Bill Clinton will take the stage in Charlotte tonight as perhaps the best-liked political figure in America, the owner of a 66 percent favorable rating – a level of popularity he last enjoyed during his presidential honeymoon in 1993. It will be a triumphant moment for Clinton, a powerful affirmation that his latest improbable political comeback is complete.
When Democrats last convened four years ago, Clinton got his turn in the spotlight, but the party he spoke to had very mixed feelings about him and his legacy. Sure, he had his share of diehard loyalists, but Democrats had just rejected his wife in favor of Barack Obama, who had pitched his candidacy as an exciting break from the timid incrementalism of the Clintons and who hadsought to minimize the historical importance of Bill’s White House years. There was also lingering bitterness from Obama supporters about the way Clinton had conducted himself during the primaries, with accusations that he’d had engaged in racial politics.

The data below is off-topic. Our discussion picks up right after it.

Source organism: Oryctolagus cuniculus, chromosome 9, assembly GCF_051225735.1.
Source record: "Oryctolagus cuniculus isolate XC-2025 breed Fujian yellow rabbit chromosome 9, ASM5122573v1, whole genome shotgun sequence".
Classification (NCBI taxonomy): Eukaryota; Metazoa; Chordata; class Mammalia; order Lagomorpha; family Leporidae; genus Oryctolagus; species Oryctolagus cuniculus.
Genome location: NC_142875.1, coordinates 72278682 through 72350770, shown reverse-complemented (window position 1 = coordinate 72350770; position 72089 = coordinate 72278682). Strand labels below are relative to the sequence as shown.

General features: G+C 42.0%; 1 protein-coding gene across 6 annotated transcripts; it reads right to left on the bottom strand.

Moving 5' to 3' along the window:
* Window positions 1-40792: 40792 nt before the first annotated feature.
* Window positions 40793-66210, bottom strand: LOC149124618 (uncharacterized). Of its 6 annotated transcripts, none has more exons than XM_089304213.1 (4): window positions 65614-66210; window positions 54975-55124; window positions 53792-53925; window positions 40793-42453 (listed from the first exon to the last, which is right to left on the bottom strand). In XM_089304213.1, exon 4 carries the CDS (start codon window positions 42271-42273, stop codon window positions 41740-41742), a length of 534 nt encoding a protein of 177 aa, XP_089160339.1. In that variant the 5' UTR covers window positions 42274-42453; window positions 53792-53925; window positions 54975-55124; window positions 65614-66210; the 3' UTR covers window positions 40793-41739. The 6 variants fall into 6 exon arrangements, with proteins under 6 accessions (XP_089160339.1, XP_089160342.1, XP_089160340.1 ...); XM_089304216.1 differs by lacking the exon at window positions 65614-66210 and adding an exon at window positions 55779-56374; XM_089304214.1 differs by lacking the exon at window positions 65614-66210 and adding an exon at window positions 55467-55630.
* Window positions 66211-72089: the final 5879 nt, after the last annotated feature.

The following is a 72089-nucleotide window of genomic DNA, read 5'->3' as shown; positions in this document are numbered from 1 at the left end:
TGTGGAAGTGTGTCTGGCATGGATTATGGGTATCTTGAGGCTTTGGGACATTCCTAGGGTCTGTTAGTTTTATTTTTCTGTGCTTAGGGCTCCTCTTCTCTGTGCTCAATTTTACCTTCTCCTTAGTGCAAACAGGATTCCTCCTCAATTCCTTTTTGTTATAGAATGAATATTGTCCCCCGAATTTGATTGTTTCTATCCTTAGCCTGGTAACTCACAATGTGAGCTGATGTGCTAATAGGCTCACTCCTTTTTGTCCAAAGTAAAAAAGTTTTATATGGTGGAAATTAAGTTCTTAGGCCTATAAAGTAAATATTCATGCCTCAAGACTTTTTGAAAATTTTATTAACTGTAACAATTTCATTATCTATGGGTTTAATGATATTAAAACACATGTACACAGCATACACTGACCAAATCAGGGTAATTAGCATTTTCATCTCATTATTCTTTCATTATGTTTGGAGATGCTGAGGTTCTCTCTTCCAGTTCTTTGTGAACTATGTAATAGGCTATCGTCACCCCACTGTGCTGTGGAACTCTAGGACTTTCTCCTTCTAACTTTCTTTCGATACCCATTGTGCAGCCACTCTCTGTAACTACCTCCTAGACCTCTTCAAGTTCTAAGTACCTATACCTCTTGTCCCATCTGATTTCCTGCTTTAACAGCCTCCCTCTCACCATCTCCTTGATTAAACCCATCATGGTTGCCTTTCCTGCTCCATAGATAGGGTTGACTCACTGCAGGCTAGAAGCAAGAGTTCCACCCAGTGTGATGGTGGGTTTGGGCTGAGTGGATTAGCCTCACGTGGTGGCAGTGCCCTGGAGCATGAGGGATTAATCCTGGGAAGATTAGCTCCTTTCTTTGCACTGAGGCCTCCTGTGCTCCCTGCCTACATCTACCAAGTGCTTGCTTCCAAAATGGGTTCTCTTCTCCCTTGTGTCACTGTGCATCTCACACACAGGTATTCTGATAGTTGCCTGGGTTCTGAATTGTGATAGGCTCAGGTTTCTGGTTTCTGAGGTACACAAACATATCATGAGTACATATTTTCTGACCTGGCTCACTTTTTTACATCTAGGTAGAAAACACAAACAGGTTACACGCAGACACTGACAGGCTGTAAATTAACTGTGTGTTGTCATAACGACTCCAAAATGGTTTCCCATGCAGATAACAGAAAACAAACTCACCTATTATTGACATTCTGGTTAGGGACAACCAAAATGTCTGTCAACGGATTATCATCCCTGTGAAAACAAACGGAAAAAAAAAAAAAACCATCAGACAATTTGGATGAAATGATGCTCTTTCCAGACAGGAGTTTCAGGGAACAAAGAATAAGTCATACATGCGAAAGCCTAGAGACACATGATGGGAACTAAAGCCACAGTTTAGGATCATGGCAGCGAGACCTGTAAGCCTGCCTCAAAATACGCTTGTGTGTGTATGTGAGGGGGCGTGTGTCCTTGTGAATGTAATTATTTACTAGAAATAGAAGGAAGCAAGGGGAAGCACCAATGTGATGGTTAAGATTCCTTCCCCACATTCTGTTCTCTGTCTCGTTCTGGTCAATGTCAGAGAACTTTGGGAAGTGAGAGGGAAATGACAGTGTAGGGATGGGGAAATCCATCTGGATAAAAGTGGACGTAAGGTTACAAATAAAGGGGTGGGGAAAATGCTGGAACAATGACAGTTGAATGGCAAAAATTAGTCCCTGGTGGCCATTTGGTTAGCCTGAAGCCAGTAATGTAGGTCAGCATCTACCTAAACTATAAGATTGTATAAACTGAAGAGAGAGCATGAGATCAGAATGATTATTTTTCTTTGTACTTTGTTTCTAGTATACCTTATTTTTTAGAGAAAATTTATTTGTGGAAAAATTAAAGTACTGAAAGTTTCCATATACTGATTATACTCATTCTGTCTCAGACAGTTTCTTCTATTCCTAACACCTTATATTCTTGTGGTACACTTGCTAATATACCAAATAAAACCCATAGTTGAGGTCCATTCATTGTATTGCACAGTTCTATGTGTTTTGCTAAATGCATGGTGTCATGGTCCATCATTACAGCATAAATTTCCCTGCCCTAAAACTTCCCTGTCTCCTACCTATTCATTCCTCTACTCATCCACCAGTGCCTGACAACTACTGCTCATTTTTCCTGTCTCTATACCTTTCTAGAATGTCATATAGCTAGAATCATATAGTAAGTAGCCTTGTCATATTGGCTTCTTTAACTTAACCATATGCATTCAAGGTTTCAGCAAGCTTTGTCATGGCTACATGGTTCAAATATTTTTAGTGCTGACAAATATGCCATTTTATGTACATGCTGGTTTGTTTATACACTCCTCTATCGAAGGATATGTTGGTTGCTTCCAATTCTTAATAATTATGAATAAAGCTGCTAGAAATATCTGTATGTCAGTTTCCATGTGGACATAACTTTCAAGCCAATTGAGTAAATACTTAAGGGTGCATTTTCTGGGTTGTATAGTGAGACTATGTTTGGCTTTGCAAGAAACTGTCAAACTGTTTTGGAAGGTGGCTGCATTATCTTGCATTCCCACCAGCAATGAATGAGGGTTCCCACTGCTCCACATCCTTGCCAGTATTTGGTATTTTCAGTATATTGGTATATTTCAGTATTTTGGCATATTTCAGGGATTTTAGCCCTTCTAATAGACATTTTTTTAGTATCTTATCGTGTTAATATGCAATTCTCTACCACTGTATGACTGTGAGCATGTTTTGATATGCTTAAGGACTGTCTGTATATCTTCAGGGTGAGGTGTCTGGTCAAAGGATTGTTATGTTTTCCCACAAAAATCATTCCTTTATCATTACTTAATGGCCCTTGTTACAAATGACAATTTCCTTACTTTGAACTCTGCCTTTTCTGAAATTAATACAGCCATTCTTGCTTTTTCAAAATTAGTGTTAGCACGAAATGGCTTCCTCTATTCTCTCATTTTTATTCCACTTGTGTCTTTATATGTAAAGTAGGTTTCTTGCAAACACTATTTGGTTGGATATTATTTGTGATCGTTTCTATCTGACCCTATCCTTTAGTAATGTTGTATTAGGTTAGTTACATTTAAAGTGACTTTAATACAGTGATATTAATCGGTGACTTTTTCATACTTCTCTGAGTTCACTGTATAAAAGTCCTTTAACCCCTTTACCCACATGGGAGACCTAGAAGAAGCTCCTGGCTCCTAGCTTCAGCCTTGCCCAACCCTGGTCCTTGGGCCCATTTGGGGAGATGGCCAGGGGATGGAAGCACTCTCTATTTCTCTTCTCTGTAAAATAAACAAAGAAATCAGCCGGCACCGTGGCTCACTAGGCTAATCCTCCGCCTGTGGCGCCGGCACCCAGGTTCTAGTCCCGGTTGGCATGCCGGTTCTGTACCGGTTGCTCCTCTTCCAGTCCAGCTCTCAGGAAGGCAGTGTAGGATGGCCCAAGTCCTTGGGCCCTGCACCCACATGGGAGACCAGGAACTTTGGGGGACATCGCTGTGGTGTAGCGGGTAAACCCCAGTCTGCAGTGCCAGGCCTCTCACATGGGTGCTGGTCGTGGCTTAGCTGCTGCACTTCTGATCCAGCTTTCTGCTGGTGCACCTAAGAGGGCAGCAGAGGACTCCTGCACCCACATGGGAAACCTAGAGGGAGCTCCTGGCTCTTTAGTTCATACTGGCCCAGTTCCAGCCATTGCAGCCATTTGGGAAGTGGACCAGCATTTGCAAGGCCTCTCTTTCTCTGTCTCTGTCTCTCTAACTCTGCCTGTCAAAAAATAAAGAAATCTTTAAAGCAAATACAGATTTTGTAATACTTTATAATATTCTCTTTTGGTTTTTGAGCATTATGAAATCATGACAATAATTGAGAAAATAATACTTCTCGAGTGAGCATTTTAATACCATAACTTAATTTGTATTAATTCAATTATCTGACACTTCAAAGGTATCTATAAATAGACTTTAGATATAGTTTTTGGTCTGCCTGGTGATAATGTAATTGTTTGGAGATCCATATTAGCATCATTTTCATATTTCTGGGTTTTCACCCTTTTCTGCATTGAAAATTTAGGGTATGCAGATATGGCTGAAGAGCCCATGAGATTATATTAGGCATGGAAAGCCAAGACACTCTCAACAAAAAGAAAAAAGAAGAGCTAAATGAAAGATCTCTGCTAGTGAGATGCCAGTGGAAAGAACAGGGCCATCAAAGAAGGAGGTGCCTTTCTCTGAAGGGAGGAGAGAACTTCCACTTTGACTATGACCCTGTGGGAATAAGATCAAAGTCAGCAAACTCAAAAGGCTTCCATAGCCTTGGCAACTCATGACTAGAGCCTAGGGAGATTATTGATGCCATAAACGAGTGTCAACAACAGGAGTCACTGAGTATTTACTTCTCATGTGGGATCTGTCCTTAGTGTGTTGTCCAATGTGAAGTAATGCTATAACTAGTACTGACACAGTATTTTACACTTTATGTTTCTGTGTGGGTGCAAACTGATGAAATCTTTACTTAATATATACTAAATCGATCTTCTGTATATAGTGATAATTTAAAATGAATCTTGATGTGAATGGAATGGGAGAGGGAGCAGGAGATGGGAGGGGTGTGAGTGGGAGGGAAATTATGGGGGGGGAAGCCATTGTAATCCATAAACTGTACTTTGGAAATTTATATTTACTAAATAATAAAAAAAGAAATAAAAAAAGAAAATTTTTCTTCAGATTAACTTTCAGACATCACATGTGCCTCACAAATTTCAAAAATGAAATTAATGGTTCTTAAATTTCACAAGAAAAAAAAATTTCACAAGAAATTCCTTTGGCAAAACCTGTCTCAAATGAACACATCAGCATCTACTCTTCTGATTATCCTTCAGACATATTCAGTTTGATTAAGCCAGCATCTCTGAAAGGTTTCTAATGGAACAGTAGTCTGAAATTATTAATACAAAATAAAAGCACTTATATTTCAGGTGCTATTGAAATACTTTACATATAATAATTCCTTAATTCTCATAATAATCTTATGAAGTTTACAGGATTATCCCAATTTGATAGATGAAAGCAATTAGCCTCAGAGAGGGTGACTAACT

Back then, Clinton’s favorable number fell under 50 percent in some polls. But his rehabilitation these past four years has been so thorough that Obama now sees Clinton as key to his reelection hopes. The current president has spent the last year cultivating him, seeking his counsel in private, singing his praises in public, and holding up the Clinton presidency as a model for his own. With the country going through something of a Clinton renaissance, Obama stands to benefit when the former president vouches for him, which is why Clinton will be handed a big chunk of the 10:00 hour tonight to formally nominate Obama for a second term.
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